Many observers, including ourselves, commented that the economic outcome for the 2019 Novel Coronavirus (COVID-19) falls under the predictive category of “known unknowns.” At the same time, keep in mind the important “known knowns” for judging the outcome for this epidemic.
Despite the criticism thrown at the U.S. medical system during the political campaign, U.S. expenditures on public healthcare, as a percent of gross-domestic-product (GDP), represent three times that of China (see Figure 1). Bear in mind, the higher spending percentage also applies to a U.S. GDP fifty percent greater than China with a smaller U.S. population about one-quarter the size of China. Therefore, the likely advantage of our public healthcare systems should reduce the probability that the U.S. will experience the same impact from the coronavirus epidemic, as did China.
Historically, China’s economy operated under centralized control. The so-called “command economy” limited independent business initiatives. Admittedly, since joining the World Trade Organization (WTO), China gradually permitted more independent business efforts to develop. Even in that case, China limited foreign competition to shelter its native companies. In the middle of the last decade, President Xi, once again, shifted economic management to greater central control. To do so, China placed more emphasis on building market share for the state-owned enterprises (SOEs) at the expense of independent businesses
In comparison, U.S. businesses’ broader global experience should result in more rapid and flexible responses to operating stress posed by this epidemic. For example, to quickly rebuild just-in-time (JIT) inventory levels, manufacturers might temporarily employ air cargo in place of ocean shipping. The open flow of information in the U.S. adds to this country’s advantage. In the current economic disruption, this U.S. business environment will likely prove advantageous when compared to China’s centralized control and less transparent information flow.
We now know that the Fed will likely take action in response to the virus epidemic. On Friday, Fed Chair Jerome Powell issued a short statement that the Fed is: “closely monitoring developments” and “will use our tools…as appropriate to support the economy.” With that statement, many economists now expect rate reductions as much as 50bp at the March 17-18th meeting of the Federal Open Market Committee (FOMC) (see Figure 2).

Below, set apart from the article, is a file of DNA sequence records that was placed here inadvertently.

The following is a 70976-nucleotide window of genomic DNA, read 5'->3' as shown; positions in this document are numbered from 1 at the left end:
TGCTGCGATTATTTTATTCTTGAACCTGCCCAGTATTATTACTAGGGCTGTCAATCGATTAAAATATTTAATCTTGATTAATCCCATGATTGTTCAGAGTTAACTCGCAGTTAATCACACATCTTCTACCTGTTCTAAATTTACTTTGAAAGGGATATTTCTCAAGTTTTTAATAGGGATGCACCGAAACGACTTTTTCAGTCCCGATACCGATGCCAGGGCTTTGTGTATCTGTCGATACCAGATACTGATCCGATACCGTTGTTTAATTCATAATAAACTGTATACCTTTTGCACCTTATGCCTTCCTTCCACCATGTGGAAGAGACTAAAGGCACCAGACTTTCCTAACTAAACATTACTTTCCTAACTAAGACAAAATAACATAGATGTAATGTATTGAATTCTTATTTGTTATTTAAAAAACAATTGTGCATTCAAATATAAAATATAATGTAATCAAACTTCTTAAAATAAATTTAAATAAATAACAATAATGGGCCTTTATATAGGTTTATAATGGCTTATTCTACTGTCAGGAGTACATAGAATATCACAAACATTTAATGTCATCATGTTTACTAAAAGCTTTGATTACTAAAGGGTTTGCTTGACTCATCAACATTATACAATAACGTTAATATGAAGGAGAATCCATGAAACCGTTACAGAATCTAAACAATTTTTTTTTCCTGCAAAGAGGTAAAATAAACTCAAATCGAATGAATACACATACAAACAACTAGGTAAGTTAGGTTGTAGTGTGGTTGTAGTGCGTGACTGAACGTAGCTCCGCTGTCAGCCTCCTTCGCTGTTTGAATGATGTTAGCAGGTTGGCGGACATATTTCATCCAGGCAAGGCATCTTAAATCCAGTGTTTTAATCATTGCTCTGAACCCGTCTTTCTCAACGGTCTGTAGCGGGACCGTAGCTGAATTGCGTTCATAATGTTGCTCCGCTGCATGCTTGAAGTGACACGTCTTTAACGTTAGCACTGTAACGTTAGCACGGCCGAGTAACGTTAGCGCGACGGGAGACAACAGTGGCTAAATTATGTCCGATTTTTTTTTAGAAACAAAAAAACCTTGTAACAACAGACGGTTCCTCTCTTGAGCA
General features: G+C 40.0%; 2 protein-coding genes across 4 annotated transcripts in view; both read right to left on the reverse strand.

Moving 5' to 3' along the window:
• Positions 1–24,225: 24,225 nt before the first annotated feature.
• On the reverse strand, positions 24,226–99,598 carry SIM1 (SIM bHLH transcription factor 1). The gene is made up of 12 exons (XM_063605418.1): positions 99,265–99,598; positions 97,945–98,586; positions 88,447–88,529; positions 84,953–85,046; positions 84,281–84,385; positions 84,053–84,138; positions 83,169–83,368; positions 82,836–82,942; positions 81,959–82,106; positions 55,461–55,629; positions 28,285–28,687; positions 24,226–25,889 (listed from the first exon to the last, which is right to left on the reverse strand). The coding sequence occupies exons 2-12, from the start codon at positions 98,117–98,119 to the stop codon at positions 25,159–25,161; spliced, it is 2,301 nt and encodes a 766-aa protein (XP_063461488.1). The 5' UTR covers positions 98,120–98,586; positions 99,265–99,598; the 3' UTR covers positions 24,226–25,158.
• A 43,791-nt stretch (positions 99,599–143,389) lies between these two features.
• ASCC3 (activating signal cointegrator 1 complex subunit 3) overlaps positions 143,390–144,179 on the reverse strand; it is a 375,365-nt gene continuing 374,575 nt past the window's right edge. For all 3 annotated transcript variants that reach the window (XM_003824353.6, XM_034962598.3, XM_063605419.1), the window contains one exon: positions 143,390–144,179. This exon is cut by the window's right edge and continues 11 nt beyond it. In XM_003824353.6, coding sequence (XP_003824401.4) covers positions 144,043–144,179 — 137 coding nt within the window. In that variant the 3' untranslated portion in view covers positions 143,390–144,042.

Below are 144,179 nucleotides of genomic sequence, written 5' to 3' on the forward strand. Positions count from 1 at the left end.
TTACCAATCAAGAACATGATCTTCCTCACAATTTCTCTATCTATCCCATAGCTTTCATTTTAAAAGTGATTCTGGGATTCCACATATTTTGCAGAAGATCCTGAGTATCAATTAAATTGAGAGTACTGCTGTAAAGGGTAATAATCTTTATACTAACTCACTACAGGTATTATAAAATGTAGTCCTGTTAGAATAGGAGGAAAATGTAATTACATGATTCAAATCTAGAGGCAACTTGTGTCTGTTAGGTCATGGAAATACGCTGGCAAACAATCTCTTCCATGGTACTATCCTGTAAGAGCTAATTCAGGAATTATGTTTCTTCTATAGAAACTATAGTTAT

If forecasts for little economic growth in the first half of 2020 prove correct, then further rate reductions in the second quarter seem likely. The current economic outlook will depend on consumers’ reactions to this epidemic. Investors will receive a better reading with the release of consumer attitudes surveys later this month.
Admittedly, monetary policy may not be the best policy tool to deal with this epidemic. Unfortunately, the current political split in Washington makes appropriate fiscal policy actions unlikely. While timely, these potential Fed funds rate cuts reduce the available tools needed to fight a future recession. Therefore, if the adverse economic effects from the coronavirus epidemic prove transitory, the Fed might recapture a portion of these cuts.
Since its Feb 19th peak, equity markets worked overtime to again prove the old market adage that markets “rise like an escalator and drop like an elevator.” Figure 3 shows the recent correction represented the fastest 10% correction of the S&P 500 on record.
In the current market turmoil, a more selective approach makes more sense than using broad-based ETFs. For example, judging the outlook for selected sectors or companies may lend itself to clearer conclusions than trying to make a broader market call. For example, the delivery of services and products to the home would likely benefit if fear of the coronavirus dominates consumer reactions.
Diversified Portfolio Asset Mix
Unexpected events, such as the coronavirus epidemic, confirms the value of a diversified portfolio asset mix for many investors. Our recommended asset mix remains 40% equities, 35% alternatives, and 25% fixed income.
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